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Rivers Keith Hicks
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Rivers Keith Hicks (RKH), university professor, was born in 1878 in Highbury Terrace, London, England, to Rivers Hicks (1854-1940) and Edith (Barcham) Hicks (1857-1904). The family moved soon after to Surrey. He was brother to Graham Barcham (b. 1879), Peter Rivers (b.1881), Ruth (b.1882), Edith (b.1883), Gilbert (b.1885), Louisa (b.1887), and John (b.1891).
RKH was educated at Cranleigh School, Surrey, and Emmanuel College, Cambridge, where he took the Mathematics tripos in 1901. He was assistant master at Routenburn School, Ayrshire, 1901, Cranleigh School, 1901-4, and Highgate School, London, 1904-7.
In 1907, RKH came to Canada and was an assistant master at Upper Canada College until 1911. He obtained an MA from Harvard in 1912. He was an instructor at Harvard and Dartmouth during that time. He returned to Canada to become an associate professor of French at Queen’s University, Kingston, in 1916. He left in 1925 to serve as special investigator for the Canadian Committee on Modern Languages and helped produce the two-volume report Modern Language Instruction in Canada (1928).
In 1927, RKH became Professor of Modern Languages at Trinity College, Toronto, and was named the first W.R. Brock Professor of French. He taught old French, philology, Renaissance literature, and eighteenth-century Literature. He became Registrar in 1943 and Dean of Arts in 1949, holding both positions until 1953. He wrote a number of textbooks, including The Reading Approach to French (1930), A New French Reader (1937), an abridged version of Prosper Mérimée’s Columba (1931), and an abridged version of Valentine Bonhoure’s Le Trésor de Châteauvieux (1935) as well as several standardized grammar tests incorporating the new approaches advocated in the committee’s report. He published an English translation of the first French play ever produced in Canada in 1608, Marc Lescarbot’s Théâtre de Neptune (1947). He also published an English translation of French-Canadian folk songs, Douze chansons canadiennes (1958). He had an interest in poetry and drama, serving as an honorary president of the Trinity College Dramatic Society, a member of the Board of Syndics of Hart House Theatre, and a director of the Crest Theatre. He died on 27 March 1964 in Toronto.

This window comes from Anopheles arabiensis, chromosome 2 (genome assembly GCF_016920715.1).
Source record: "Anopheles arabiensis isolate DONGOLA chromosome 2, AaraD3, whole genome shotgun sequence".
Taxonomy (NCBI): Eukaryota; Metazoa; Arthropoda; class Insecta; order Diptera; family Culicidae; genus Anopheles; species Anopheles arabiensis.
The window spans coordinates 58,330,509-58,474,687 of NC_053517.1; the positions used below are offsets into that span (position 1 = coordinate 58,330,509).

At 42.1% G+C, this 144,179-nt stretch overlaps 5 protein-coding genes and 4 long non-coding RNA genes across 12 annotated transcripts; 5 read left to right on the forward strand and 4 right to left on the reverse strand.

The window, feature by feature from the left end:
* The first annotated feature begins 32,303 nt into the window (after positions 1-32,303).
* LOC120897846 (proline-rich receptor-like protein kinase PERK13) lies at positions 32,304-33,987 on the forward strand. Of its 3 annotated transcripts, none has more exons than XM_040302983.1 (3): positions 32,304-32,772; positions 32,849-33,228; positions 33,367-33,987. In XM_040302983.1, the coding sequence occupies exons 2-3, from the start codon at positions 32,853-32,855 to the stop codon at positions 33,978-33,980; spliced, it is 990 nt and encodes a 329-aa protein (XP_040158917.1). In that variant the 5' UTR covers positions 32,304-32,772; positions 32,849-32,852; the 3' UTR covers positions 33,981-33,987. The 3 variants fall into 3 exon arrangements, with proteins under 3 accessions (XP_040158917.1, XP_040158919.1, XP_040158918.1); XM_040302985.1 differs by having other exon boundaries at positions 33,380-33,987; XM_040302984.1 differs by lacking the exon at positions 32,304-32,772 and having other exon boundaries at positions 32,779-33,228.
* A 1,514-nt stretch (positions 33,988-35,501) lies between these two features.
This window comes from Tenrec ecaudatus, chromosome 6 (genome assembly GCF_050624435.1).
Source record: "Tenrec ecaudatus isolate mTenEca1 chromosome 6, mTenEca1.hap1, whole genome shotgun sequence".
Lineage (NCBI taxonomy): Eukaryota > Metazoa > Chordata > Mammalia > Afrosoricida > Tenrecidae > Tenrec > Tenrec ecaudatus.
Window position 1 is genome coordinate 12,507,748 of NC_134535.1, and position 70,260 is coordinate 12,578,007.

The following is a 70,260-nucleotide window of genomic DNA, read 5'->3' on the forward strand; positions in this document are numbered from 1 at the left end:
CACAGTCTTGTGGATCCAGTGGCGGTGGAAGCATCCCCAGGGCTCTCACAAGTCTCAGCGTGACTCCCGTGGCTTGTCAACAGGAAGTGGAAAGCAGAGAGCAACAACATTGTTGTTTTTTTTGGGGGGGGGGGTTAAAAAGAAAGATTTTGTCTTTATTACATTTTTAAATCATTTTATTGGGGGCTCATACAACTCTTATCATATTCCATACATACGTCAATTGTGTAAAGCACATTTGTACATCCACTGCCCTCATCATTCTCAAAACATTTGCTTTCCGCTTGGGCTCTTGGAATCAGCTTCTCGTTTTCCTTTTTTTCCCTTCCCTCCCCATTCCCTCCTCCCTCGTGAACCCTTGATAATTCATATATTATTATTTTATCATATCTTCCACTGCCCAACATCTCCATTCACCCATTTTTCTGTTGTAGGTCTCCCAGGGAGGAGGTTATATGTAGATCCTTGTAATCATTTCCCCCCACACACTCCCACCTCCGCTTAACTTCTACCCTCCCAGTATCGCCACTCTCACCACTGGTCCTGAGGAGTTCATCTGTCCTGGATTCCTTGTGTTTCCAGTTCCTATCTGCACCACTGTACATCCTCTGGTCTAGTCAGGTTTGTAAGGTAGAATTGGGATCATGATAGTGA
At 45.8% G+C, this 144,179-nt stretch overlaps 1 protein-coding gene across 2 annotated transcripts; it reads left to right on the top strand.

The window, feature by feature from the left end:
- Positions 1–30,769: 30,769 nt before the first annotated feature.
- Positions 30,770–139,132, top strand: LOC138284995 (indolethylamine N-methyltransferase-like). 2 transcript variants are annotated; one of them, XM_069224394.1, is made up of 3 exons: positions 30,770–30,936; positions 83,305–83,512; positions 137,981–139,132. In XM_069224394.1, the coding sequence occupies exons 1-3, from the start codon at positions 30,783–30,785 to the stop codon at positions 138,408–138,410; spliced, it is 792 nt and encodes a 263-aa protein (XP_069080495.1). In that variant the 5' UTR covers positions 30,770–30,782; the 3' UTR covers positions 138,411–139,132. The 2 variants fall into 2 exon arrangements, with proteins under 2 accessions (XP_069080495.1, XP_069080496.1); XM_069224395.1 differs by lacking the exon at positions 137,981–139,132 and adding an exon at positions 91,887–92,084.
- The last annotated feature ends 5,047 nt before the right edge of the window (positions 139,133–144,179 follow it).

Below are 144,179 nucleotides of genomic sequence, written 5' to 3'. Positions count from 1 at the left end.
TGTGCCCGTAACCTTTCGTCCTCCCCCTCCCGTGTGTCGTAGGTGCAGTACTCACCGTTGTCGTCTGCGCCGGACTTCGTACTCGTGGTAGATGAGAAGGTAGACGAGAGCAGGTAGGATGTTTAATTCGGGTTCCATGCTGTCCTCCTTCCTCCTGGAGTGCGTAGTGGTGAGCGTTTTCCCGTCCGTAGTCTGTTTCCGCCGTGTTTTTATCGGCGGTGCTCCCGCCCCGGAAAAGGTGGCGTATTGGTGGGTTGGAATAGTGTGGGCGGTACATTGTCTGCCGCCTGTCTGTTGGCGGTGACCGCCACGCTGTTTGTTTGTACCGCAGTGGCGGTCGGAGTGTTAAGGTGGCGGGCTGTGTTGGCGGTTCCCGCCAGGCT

In 1911, RKH met Marjorie Ogilvy Edgar (1886-1951), daughter of Sir James David Edgar (1841-1899) and Matilda Ridout (1845-1910). They married in 1913. Marjorie was an amateur actress and writer, and an avid golfer and badminton player. She died on 21 May 1951 in Toronto. They had five children: John Edgar, Anthony Rivers, Douglas Barcham, Maud Jocelyn, and Michael Keith.
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